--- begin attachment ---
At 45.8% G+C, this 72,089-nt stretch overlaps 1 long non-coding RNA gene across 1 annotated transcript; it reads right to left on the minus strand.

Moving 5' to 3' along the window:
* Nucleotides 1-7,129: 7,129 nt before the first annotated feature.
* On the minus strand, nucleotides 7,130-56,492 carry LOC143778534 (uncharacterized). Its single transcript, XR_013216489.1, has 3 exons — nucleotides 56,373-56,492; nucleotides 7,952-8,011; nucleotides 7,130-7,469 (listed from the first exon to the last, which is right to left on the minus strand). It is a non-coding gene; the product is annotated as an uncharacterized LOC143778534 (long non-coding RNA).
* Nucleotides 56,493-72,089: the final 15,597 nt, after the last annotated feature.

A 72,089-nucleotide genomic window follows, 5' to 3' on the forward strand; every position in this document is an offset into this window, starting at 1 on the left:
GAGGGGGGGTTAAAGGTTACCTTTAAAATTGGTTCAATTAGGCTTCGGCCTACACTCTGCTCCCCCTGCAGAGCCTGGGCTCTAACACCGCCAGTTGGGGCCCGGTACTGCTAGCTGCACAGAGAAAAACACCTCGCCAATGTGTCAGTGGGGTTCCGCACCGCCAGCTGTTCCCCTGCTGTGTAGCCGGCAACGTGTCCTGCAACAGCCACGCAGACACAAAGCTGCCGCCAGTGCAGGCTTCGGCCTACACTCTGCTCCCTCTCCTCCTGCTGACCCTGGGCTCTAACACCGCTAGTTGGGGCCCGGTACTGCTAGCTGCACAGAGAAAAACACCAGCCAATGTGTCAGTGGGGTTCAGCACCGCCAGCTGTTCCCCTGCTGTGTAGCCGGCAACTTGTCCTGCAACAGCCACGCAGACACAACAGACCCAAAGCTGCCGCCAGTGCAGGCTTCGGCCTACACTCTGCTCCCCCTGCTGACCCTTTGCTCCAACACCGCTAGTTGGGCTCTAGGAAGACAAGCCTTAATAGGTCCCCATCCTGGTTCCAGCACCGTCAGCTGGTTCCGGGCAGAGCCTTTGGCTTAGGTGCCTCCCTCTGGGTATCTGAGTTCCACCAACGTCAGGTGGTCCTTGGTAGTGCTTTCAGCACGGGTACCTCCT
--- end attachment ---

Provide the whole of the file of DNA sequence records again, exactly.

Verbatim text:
At 45.8% G+C, this 72,089-nt stretch overlaps 1 long non-coding RNA gene across 1 annotated transcript; it reads right to left on the minus strand.

Moving 5' to 3' along the window:
* Nucleotides 1-7,129: 7,129 nt before the first annotated feature.
* On the minus strand, nucleotides 7,130-56,492 carry LOC143778534 (uncharacterized). Its single transcript, XR_013216489.1, has 3 exons — nucleotides 56,373-56,492; nucleotides 7,952-8,011; nucleotides 7,130-7,469 (listed from the first exon to the last, which is right to left on the minus strand). It is a non-coding gene; the product is annotated as an uncharacterized LOC143778534 (long non-coding RNA).
* Nucleotides 56,493-72,089: the final 15,597 nt, after the last annotated feature.

A 72,089-nucleotide genomic window follows, 5' to 3' on the forward strand; every position in this document is an offset into this window, starting at 1 on the left:
GAGGGGGGGTTAAAGGTTACCTTTAAAATTGGTTCAATTAGGCTTCGGCCTACACTCTGCTCCCCCTGCAGAGCCTGGGCTCTAACACCGCCAGTTGGGGCCCGGTACTGCTAGCTGCACAGAGAAAAACACCTCGCCAATGTGTCAGTGGGGTTCCGCACCGCCAGCTGTTCCCCTGCTGTGTAGCCGGCAACGTGTCCTGCAACAGCCACGCAGACACAAAGCTGCCGCCAGTGCAGGCTTCGGCCTACACTCTGCTCCCTCTCCTCCTGCTGACCCTGGGCTCTAACACCGCTAGTTGGGGCCCGGTACTGCTAGCTGCACAGAGAAAAACACCAGCCAATGTGTCAGTGGGGTTCAGCACCGCCAGCTGTTCCCCTGCTGTGTAGCCGGCAACTTGTCCTGCAACAGCCACGCAGACACAACAGACCCAAAGCTGCCGCCAGTGCAGGCTTCGGCCTACACTCTGCTCCCCCTGCTGACCCTTTGCTCCAACACCGCTAGTTGGGCTCTAGGAAGACAAGCCTTAATAGGTCCCCATCCTGGTTCCAGCACCGTCAGCTGGTTCCGGGCAGAGCCTTTGGCTTAGGTGCCTCCCTCTGGGTATCTGAGTTCCACCAACGTCAGGTGGTCCTTGGTAGTGCTTTCAGCACGGGTACCTCCT